Research carried out by Germany’s Fraunhofer Society might be hampered by European funding rules. Credit: Hendrik Schmidt/dpa/Corbis

A deal struck last week during negotiations on the research programme for the next seven years in the European Union (EU) promises a significant change to the way in which institutions are reimbursed for the overhead costs of their research. The agreement for Horizon 2020 sweeps away the onerous red tape involved in the present diverse arrangements and replaces it with an across-the-board 25% reimbursement rate for all.

Although the deal could be a boon for the many European universities with low overheads, which include heating, lighting, rent and facilities maintenance, it has disappointed some operators of large research facilities, mainly those in Western Europe. They warn that the simplified funding rules could harm top-ranking centres with high overheads because they will need reimbursement beyond 25% of the total direct costs.

“The new rules threaten to make Horizon 2020 extremely unattractive, particularly for research organizations dedicated to innovation,” says Reimund Neugebauer, president of the Fraunhofer Society, headquartered in Munich, Germany, which carries out contract research for industry.

Details of Horizon 2020, due to start next January, have been under negotiation since February in a series of talks between EUmember states, the European Parliament and the European Commission. The three were united on the programme’s goal to spur economic growth and on its broad themes, which include health and energy research. But the parliament and member states have been squabbling over what accounting rules might best serve Europe’s paperwork-plagued research community. The United States, too, has stumbled over funding of indirect costs (see ‘Transatlantic concerns’), but some had feared that the European deadlock over the issue would delay the start of Horizon 2020.


Keen to simplify the affair, the European Commission and most member states threw their support behind a system that would pay grant-winners the full direct costs of a project, such as salaries, travel and laboratory supplies, plus a 25% flat rate to cover overheads. Such a move would also please the EU’s auditors — in a report released on 7 June, they slammed the complex funding model used in the organization’s 2007–13 research programme.

But some Members of the European Parliament (MEPs) — backed by the European University Association in Brussels, which represents many of Europe’s universities and research institutes — held that such an approach would make participation in Horizon 2020 unattractive for institutions with high overheads. Universities that run expensive facilities, for example ocean-going research vessels and synchrotron machines, would be left out of pocket, as would organizations such as the Fraunhofer, which have high overheads because the contract research they carry out often involves the use of expensive industry-owned research facilities.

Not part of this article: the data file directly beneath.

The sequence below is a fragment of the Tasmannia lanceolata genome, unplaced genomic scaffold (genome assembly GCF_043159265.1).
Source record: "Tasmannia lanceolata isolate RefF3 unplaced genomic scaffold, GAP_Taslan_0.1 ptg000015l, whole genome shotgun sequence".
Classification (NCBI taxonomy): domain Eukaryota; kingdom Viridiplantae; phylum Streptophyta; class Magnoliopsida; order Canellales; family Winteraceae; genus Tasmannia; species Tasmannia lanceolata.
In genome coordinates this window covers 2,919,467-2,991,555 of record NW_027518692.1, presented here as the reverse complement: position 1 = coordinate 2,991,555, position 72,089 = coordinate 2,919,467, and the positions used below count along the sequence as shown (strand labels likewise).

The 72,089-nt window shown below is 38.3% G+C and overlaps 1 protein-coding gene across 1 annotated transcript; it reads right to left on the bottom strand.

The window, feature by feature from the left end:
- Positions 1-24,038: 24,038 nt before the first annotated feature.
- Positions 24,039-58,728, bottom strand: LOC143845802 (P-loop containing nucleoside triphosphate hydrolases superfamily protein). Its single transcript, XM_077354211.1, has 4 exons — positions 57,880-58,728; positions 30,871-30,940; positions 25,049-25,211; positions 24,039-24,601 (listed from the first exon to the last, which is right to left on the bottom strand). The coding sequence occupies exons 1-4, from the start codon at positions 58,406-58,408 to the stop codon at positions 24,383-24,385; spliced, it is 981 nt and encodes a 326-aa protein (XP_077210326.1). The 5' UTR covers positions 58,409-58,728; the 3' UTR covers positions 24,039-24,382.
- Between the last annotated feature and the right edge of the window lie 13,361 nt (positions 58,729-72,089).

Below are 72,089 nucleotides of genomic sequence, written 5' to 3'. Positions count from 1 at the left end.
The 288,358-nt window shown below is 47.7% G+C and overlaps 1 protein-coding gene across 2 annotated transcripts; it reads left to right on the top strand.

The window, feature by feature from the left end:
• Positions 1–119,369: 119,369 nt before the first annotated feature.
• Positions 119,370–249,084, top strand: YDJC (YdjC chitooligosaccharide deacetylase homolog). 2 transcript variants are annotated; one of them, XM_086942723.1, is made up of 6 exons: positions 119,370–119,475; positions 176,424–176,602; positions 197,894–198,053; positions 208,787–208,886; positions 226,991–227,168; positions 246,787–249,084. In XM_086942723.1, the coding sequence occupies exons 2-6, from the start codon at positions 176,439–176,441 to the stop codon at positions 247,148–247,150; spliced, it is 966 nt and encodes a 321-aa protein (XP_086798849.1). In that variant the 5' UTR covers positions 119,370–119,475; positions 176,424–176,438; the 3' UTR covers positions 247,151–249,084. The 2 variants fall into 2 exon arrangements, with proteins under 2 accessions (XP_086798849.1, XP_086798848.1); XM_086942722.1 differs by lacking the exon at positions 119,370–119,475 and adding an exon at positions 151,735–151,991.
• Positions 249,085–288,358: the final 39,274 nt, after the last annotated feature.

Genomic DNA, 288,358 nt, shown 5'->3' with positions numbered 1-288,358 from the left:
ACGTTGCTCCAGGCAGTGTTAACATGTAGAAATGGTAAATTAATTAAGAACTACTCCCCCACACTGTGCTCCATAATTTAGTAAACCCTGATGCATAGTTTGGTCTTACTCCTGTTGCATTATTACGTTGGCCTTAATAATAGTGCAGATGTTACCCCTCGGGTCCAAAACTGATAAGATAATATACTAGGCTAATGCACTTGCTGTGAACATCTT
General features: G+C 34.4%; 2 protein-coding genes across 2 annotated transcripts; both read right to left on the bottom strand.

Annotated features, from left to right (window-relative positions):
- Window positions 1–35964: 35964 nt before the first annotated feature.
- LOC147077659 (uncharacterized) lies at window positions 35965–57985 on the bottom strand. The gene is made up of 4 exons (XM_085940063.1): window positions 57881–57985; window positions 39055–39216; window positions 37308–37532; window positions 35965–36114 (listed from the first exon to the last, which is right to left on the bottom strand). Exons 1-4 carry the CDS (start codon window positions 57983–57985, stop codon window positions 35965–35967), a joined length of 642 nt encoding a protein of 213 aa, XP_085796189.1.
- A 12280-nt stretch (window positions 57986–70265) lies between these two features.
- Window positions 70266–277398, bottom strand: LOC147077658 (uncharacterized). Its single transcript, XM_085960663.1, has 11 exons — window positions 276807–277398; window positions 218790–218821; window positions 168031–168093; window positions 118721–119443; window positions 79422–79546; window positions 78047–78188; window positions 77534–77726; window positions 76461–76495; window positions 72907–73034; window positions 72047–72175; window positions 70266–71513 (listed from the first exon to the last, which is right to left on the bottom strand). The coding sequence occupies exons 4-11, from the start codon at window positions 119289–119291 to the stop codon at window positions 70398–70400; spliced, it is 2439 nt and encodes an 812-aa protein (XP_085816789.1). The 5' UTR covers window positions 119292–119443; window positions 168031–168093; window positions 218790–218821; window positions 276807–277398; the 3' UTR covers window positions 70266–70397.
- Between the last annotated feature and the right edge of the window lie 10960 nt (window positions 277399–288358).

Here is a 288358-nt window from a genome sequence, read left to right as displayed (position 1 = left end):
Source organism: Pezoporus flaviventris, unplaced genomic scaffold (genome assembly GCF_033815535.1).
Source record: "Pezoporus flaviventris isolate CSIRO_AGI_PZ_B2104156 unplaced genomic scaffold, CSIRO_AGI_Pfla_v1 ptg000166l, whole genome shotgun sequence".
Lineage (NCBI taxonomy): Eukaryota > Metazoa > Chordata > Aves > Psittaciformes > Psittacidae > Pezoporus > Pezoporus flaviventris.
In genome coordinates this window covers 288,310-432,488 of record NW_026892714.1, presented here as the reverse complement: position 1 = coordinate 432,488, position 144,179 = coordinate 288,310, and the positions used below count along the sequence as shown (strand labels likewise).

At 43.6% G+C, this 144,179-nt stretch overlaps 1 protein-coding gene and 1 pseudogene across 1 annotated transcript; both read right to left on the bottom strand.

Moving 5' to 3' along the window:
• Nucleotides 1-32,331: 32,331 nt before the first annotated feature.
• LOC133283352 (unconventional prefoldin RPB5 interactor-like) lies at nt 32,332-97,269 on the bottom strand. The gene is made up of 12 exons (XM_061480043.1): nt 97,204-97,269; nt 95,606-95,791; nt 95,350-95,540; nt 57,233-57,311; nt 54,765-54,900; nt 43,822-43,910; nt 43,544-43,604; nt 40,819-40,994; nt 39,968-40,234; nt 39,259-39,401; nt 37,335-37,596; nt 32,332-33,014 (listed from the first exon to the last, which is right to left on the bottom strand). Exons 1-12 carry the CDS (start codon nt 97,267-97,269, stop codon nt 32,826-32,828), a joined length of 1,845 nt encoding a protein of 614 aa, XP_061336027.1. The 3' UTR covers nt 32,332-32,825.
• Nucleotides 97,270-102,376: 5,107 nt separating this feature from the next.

Critics of the flat rate were pushing for the ‘full cost’ reimbursement model used in the last EU research programme. This would have allowed organizations to get 75% of their direct costs plus 100% of their indirect costs — which can sometimes be as high as the direct costs (see ‘Overhead headaches’). In the end, a majority of member states and the commission gained the upper hand in their attempt to simplify the accounting. At the meeting last week, MEPs reluctantly agreed that Horizon 2020 would use only the flat-rate model. The deal must still be formally approved by parliament and EU member states, but it is expected to pave the way for Horizon 2020 to start on schedule.

“The parliament managed to safeguard many improvements and substantial simplification for participants,” said Christian Ehler, an MEP with the centre-right European People’s Party and parliament’s lead negotiator for Horizon 2020, in a statement to Nature. “But I dread the fact that the parliament had to consent to the council’s funding model” because it will dramatically disadvantage some institutions.

Nonetheless, some of Europe’s elite research universities are pleased with the promised reduction in red tape. “Having one rule for all is a major improvement,” says Kurt Deketelaere, secretary-general of the League of European Research Universities, a partnership of 21 top universities. “Imagine the insane complexity in collaborating with research organizations and companies which all follow different rules. That system had to go.” By and large, says Deketelaere, universities will be better off financially than they were under previous EU research programmes.

But the commission has promised to address the concerns of those unhappy with the new rules. A recent commission working paper seen by Nature proposes that more of the costs incurred in operating research facilities could be reimbursed if the money were interpreted as being fully related to a Horizon 2020 project. “We will take the commission at its word,” says Neugebauer.

Scientists in the 13 states that have joined the EU since 2004 could benefit from the changes thrashed out last week. Universities and institutes there have less experience in dealing with EU bureaucracy — a prerequisite for claiming and verifying overhead costs. Moreover, their overheads tend to be smaller than those of facilities-rich Western European research centres. As a further sweetener, scientists in these countries who receive a Horizon 2020 grant will get an annual salary bonus of €8,000 (US$10,400).

The flat-rate system could also help scientists in such countries to win a bigger slice of EU funding, says Krzysztof Frackowiak, director of the Polish Science Contact Agency in Brussels, which helps Polish institutions to negotiate EU red tape. The newer member states “haven’t been able to get back from Brussels nearly as much as they paid into European research programmes”, he says.